In the bag was another perch, at just a smidge over 3lb. I took some photos on the phone then released it back to fight another day. With the smaller fish yet again stripping the hook clean by the time the bait hit the bottom, it was back to the Sonubaits mini boilies to give myself a chance of a bigger fish. As the bites had slowed down, due to the bigger bait, I was able to have a bite to eat and a cup of coffee, but as it always seems, the moment you do something, you get a take. And that's what happened, with a sandwich hanging out of my mouth I struck into a nice bite and was met with something pulling back. After doing its best to get rid of the hook, into the net went a good size rudd. At 1lb 12oz this fish deserved to have a photo, as it was my biggest rudd from this lake and a fine specimen of a fish.


As the afternoon slipped into evening, it was time to think about getting ready for the night head. My friend Jason Hodge was on his way over, to fish the night in number two swim, which is not far up the lake from my swim. As the local kebab company deliver to the gate, tea would not have to be cooked on the RidgeMonkey, so there was less to pack up in the morning.

With the feeder rod put away, all three carp rods were cast out to the spots with fresh Advanta bait on, ready for action in the night. A large chicken kebab on my lap, watching the sun set over the far side of the lake, and only the two of us fishing on this peaceful evening; this is one of the reasons I just love fishing.


After putting the world to rights, Jason left me in order to cast out his rods that were all clipped up ready. One went to a bar around 80yds out, the second toward the reed line around 100yds, and the third to his right along the reed line. We normally retire to our beds early, as we have both got work the following day, and the wildlife lets you know when the sun is coming up. With the dog on his bed and me tucked up in my bag, dreaming of catching a big fish, I was awoken by the phone ringing next to my bed.

It was Jason, and could I give him a hand as his middle rod had a fish on but he needed to get his waders on because the fish had picked the bait up at around 80yds straight out and had kited right. Now when I say right, I mean Jason had two bleeps on the receiver, which he got out of bed to investigate, only to find that the fish had picked the bait and a 4oz lead up and on a tight line gone in an arc, not taking an inch of line off the spool, and was now the same distance down the bank in the over hanging trees with thick reed beds in between him and the fish.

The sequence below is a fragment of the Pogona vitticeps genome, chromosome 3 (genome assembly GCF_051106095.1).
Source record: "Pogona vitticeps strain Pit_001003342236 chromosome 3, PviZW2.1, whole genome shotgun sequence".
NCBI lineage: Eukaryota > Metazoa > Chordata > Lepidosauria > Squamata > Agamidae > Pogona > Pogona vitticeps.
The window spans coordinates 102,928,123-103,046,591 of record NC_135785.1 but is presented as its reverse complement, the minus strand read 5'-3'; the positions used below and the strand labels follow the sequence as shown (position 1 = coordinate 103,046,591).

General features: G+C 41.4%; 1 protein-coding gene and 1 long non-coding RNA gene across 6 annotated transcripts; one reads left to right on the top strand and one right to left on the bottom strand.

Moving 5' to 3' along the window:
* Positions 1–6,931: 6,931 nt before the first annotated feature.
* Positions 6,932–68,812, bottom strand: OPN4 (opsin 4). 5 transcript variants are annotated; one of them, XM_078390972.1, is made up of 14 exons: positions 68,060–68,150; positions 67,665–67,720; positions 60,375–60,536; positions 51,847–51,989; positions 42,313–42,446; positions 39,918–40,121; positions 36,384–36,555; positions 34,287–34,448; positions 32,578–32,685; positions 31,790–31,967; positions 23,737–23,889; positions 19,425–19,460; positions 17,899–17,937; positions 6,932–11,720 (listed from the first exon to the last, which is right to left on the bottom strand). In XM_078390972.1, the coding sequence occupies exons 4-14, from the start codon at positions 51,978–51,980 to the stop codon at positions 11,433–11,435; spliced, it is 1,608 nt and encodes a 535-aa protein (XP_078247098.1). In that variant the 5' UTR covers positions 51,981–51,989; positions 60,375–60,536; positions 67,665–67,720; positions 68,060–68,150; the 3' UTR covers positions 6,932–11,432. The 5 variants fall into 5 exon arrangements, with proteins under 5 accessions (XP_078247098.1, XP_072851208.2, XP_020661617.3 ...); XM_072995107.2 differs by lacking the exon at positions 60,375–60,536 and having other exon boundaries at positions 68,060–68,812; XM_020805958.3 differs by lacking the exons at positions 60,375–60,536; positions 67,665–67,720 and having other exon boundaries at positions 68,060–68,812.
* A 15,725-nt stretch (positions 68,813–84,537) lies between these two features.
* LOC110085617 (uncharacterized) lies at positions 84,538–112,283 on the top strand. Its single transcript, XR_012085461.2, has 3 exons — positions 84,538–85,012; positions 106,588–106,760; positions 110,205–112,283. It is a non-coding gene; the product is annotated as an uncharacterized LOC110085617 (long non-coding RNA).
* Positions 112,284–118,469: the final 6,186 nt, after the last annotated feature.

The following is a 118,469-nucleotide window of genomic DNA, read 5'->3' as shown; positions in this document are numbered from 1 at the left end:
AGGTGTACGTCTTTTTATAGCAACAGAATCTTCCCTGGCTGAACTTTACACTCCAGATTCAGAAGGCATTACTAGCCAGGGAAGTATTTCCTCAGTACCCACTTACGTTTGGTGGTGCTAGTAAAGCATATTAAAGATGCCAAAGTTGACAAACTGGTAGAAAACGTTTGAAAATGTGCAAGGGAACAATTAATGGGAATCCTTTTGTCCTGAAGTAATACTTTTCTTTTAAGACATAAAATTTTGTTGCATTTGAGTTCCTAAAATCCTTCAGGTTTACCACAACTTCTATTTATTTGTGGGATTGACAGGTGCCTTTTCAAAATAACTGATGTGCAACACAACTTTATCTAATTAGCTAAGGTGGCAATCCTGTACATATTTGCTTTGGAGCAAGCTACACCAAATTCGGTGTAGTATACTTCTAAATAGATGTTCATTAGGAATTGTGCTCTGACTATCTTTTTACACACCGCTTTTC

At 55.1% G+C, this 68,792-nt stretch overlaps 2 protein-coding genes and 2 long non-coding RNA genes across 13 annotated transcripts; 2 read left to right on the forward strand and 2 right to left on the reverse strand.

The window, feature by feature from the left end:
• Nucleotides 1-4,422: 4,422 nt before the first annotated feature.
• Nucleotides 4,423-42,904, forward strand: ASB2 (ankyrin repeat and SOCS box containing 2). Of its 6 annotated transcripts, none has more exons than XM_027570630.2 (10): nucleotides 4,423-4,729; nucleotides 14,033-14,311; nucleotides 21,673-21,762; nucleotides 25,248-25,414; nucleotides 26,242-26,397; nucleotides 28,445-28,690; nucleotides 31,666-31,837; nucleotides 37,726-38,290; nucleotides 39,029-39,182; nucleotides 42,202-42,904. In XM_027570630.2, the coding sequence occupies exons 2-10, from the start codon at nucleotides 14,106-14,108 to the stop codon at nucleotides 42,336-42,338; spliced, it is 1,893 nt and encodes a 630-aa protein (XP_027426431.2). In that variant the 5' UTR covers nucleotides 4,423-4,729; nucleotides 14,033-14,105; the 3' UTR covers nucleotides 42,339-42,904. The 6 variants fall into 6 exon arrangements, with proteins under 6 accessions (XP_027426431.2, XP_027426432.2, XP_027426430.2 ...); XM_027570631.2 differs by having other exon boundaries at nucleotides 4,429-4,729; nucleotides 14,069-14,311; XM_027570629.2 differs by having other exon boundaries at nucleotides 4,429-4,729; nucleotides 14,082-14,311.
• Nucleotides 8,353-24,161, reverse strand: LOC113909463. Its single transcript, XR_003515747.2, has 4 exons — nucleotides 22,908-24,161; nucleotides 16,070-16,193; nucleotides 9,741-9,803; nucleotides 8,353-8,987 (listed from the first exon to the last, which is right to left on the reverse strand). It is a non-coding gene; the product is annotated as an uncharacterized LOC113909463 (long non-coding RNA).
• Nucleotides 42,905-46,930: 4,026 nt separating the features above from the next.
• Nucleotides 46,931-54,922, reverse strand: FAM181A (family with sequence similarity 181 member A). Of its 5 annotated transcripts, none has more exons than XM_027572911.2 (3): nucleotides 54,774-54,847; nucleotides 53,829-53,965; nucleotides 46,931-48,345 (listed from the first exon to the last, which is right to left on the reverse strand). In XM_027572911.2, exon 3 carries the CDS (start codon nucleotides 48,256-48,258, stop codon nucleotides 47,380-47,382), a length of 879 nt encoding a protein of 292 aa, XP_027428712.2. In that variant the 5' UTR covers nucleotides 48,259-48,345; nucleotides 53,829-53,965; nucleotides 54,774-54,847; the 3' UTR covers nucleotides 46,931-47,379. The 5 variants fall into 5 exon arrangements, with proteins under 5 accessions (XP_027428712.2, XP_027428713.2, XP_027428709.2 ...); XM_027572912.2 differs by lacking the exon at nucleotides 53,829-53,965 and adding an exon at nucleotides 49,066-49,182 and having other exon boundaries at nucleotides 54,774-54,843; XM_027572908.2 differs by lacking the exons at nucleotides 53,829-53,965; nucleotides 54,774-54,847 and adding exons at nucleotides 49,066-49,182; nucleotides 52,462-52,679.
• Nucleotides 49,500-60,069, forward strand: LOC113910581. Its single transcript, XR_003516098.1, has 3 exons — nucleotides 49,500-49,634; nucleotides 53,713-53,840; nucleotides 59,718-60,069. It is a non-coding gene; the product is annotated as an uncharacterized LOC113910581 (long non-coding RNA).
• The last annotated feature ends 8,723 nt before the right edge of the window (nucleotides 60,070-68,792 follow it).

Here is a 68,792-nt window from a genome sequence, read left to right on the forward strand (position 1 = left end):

It amazes me how some fish seem to know not to take any line or, for that matter, give any. They must hook themselves, can't get rid of the hook, so just swim against the pressure to the safety of a snag, without any indication our end. This seems to happen quite often on this particular lake and so there I stood, holding the rod to the pressure on, while Jason got his waders on.


After going out as far as he could in the water, which in fairness isn't that far as it drops off quite quickly into deeper water, it was obvious that it was too far down, and the chances of getting it out of the trees and along 70yds of thick reeds were very slim at best. A change of tactics was called for, if we were to have any chance of landing this fish. Back on dry land we walked along the bank, Jason winding as he went over to top of the reeds, passing the rod around trees between us, until he got to a point where he had to get in amongst the reeds and wade out. This would have been bad enough in daylight… but at night!

As Jason pushed his way through the mud and reeds, I with the landing net tried to get through and under the big over hanging tree to where the fish was situated. Jason was coming through the reeds from the left shouting to me that the fish was still on when I heard the sound no fishermen wants to hear. As Jason got nearer to the fish the line had got caught on a branch, the fish had made one final bid for freedom and the hook link snapped about 2inches from the hook.

In the still of the night, I stood in silence wondering what to say. Nothing you can say in moments like this one was going to help! So I got myself out the mud through the tree, and waited with the net for Jason to emerge from the undergrowth. All sorts of things could have weakened the line under that tree and so they were discussed on the walk back to his bivvy – and no doubt in his head while he lay there trying to sleep.

It would have great to end this article with the capture of huge fish, with all the odds against us. But the odds were always stacked in the fishes favour and, so it is in fishing, you win some you lose some.

With the rest of the night passing without incident, we packed up and made our way back to the cars ready for another day.

We will be back for another 24 hours on a lake.

Richard Howland.